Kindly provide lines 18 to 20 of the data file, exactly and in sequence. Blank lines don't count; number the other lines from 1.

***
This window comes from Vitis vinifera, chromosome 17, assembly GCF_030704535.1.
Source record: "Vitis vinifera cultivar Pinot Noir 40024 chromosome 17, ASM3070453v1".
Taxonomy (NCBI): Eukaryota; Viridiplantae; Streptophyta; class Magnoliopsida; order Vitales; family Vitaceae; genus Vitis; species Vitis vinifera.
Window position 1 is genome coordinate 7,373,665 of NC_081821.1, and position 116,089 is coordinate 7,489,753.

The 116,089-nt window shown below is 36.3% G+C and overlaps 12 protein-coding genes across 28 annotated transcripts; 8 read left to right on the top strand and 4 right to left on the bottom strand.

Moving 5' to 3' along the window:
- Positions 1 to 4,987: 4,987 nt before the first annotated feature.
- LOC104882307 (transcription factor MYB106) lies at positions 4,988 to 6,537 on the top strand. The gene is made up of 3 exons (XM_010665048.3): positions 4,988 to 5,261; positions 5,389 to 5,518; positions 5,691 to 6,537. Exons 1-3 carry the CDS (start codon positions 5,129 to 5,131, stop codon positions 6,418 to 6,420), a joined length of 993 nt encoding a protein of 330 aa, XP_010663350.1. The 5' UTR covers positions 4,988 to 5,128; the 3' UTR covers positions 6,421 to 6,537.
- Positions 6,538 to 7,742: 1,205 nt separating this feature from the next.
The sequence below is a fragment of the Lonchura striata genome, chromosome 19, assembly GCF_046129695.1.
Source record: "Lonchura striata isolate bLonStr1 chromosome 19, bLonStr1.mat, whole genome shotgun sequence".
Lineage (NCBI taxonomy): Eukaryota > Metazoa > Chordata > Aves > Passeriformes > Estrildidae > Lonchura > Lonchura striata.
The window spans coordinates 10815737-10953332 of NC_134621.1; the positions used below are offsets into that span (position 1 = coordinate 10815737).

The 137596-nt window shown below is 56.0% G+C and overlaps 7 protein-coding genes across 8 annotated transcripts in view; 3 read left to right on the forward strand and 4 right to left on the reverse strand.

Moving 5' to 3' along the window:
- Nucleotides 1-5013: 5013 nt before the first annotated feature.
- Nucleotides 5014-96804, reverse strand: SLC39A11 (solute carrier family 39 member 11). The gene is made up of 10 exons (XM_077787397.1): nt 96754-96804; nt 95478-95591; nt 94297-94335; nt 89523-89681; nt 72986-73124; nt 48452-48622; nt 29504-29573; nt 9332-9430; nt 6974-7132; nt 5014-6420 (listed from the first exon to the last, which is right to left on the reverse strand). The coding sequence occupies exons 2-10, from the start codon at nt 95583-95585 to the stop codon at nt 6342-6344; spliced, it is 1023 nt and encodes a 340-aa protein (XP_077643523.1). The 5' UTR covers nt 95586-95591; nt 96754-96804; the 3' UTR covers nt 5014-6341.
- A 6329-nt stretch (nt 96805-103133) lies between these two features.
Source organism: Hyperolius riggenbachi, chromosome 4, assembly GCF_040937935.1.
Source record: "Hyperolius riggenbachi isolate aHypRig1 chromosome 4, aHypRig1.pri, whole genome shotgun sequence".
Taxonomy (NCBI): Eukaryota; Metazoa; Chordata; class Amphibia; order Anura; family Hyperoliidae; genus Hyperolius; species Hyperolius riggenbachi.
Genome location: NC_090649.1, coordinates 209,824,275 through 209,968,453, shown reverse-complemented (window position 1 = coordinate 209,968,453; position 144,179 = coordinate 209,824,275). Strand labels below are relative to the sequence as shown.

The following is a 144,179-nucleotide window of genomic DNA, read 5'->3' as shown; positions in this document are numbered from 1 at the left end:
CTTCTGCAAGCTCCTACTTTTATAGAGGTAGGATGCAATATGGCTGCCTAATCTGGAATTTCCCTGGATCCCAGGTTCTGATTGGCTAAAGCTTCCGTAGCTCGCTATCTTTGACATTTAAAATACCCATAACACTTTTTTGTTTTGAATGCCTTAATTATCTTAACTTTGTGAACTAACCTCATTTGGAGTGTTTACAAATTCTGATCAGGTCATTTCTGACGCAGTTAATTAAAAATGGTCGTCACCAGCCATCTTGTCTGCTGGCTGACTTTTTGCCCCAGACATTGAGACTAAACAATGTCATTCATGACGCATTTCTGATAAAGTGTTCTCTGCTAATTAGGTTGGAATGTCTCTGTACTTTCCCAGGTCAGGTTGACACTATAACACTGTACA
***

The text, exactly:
- A 6329-nt stretch (nt 96805-103133) lies between these two features.
Source organism: Hyperolius riggenbachi, chromosome 4, assembly GCF_040937935.1.
Source record: "Hyperolius riggenbachi isolate aHypRig1 chromosome 4, aHypRig1.pri, whole genome shotgun sequence".